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  • Laurence Claus is the President of NNi Training and Consulting, Inc. He has 25 years of experience with a medium sized automotive fastener manufacturer, holding positions including Vice President of Engineering, General Manager, Director of Quality, Director of New Business Development, and Applications Engineer. In 2012, he formed NNi to pass on his knowledge and experience to others in the fastener and automotive supplier industries. In addition to technical and business training courses, he does technical consulting and expert witness and consultation work. He can be reached at 847-867-7363 or Lclaus@NNiTraining.com. You can learn more about NNi at www.NNiTraining.com.


    During a visit home in my junior year of college, I was told a story about something that happened to two brothers I had known from scouting. They were a couple of years younger than me and still in high school at the time. Their father had purchased a car for them with expectations that they were to be responsible for its care and upkeep. In their zeal to prove to their father that he had made a wise investment in their development, they decided to change the oil themselves. So they went out, purchased several quarts of oil , a filter, and proceeded to drain and replace the oil. Reveling in their accomplishment they decided

    safety talk, directions to the cafeteria, and the expected times for them to show up and take breaks. Although modem quality system standards such as ISO 9000 require it, I know of no organization that does a satisfactory job acclimating "temporary" workers to the jobs they are brought in to do for a short time. In fact, it is probably remarkable that more institutions don't actually experience major calamities at the hands of individuals that have only a short tenure with the organization .

    However, one doesn't have to be "new" to a company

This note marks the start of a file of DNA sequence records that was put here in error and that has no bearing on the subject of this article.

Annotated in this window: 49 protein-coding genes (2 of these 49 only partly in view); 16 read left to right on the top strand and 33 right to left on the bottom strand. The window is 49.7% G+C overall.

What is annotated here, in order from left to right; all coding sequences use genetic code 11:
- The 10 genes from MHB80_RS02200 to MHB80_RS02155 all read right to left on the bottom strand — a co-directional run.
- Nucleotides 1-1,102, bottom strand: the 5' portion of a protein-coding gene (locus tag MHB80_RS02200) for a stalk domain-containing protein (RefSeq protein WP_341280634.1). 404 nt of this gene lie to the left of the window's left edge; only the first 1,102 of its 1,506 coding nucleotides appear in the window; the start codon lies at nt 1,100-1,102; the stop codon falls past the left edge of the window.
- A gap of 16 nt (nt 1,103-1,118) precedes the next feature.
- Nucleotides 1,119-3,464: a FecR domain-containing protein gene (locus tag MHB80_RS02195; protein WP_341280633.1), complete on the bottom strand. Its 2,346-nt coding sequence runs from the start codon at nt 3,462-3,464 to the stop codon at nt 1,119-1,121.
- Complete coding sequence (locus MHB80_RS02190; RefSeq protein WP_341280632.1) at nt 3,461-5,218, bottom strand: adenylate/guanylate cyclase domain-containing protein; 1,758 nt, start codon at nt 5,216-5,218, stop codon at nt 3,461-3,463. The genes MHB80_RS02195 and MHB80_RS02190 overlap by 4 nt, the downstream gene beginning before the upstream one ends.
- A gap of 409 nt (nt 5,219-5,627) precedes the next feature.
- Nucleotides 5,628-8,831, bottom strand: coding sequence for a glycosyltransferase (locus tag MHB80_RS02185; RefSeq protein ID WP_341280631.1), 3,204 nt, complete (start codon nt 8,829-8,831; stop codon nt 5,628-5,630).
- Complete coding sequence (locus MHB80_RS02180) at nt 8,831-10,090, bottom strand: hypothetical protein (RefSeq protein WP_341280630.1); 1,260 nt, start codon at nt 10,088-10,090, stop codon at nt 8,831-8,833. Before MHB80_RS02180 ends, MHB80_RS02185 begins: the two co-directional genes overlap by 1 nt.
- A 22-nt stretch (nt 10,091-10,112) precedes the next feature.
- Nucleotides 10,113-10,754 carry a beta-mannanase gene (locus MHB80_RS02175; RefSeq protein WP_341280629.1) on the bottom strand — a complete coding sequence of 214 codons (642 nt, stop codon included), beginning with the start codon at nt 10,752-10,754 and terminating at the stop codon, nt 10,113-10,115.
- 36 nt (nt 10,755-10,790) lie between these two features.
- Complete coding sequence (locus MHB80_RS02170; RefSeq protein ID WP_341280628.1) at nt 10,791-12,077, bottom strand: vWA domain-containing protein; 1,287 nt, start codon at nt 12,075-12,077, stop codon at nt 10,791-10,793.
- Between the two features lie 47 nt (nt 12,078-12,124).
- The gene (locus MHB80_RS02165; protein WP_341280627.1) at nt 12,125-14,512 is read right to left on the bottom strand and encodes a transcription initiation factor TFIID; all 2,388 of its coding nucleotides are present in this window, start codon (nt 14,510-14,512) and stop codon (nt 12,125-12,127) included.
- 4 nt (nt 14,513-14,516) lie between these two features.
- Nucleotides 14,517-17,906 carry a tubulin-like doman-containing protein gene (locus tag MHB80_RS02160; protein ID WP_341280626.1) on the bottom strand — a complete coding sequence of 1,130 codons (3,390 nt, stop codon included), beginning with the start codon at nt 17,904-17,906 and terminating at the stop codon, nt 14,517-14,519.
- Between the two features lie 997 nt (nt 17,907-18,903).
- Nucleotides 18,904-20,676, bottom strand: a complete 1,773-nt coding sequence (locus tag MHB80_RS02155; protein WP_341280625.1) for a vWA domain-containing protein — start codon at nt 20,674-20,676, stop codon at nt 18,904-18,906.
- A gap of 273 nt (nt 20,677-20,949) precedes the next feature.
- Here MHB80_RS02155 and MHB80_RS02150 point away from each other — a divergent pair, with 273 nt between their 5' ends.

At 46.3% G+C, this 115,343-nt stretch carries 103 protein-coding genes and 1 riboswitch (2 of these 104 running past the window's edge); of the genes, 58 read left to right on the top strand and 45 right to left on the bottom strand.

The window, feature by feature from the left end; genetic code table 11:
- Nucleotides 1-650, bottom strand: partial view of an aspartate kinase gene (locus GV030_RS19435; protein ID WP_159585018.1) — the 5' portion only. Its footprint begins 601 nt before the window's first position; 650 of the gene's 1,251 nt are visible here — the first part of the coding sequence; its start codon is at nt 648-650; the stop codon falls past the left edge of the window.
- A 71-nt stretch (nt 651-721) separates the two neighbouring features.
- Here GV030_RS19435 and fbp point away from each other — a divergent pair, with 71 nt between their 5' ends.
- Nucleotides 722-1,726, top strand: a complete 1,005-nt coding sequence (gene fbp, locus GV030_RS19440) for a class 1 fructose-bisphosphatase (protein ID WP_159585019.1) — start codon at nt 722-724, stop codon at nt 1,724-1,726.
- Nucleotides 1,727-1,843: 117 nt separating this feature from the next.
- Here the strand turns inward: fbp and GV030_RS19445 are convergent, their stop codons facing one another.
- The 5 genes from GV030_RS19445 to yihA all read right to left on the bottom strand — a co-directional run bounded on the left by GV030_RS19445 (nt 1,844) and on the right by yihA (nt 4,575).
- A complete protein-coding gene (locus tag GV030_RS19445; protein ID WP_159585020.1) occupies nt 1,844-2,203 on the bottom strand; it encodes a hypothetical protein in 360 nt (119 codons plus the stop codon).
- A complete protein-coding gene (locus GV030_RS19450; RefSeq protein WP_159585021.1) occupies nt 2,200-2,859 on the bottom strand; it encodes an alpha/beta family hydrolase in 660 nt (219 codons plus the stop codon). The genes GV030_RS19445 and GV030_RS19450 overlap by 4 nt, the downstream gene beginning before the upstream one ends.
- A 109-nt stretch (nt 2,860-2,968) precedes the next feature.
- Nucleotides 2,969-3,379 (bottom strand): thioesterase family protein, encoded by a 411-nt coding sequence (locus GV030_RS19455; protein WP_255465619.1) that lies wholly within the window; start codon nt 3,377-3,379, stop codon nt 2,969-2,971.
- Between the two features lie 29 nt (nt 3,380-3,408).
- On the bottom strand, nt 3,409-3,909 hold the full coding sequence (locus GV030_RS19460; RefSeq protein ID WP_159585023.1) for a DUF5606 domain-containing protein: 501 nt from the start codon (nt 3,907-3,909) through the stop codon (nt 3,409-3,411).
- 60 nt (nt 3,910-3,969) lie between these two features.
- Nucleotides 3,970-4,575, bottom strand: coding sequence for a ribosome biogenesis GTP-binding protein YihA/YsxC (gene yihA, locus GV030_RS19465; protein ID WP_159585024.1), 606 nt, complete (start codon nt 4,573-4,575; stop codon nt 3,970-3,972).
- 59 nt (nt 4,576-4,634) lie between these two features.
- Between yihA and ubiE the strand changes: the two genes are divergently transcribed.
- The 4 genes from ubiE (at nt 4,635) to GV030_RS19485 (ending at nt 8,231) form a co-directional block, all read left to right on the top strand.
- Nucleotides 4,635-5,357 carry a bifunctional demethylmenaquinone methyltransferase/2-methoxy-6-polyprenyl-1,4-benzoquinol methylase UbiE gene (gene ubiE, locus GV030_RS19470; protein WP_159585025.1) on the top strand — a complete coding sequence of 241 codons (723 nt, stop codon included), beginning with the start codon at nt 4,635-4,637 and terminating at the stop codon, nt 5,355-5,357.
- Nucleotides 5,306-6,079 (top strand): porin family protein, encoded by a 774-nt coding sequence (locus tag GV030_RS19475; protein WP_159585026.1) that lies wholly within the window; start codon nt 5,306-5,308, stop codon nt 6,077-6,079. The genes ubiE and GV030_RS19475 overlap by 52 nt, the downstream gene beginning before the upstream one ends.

to take a "victory lap" around - --'-the block and so hopped in the ~ya\. n ,n~

    to make a grievous error due to lack of training. People perform jobs all the time with a limited or incomplete understanding of them. Take for example the recent Asiana Airlines Flight 214 crash landing in San Francisco. In this case, the pilots were guiding their Boeing 777 aircraft in for a landing when

    car and took off. They had only gone a short distance when the car began to make funny noises, quickly followed by an explosion as their engine gave its last. They couldn 't "believe" what had just happened, they had done \ everything they had received guidance to do. They had drained the old oil , put in the new oil , replaced the filter, and the drain plug. How could things have gone so very wrong?

    As they would later find out, it doesn't help to fill the radiator with oil. They had mistaken the radiator cap to be the filling location for the crankcase and had filled the radiator with several quarts of oil. In retrospect they realized that a little bit of training and experienced guidance would have prevented a costly mistake.

    In the same way, we often introduce individuals into our businesses with nothing more than a rudimentary initiation into their new job. The further down into the organization one goes, generally, the less training or job preparation an individual receives. In fact, many operators receive little more instruction than a basic

    the plane dipped below safe landing speed and clipped the landing gear and tail section on a seawall at the end of the runway, resulting in a disastrous "belly flop" and subsequent crash landing. This accident cost three passengers their lives and countless others were injured. Although the root causes have not been definitively established, early speculation revolved around pilot error contributing to this accident. The three pilots in the cockpit at the time of the accident were all well respected and veterans of Asiana Airlines. However, the pilot in the left seat (Captain 's position) had only 43 hours of experience in the 777 and had never landed in San Francisco with this plane. The right seat pilot (Co-pilot position) was occupied by a company instructor with 3220 hours of time in a 777, but on his first flight ever as an instructor.


    Could more training and experience have prevented this accident? Naturally, it is impossible to say with certainty, but, likely, if this accident is determined to be

    partially or fully caused by pilot error, then it is equally likely that it was fully preventable had there been more

    training and opportunity for the pilots to gain experience. Training and employee development, therefore, can

    have far reaching advantages for both the organization and the individual. Unfortunately, many organizations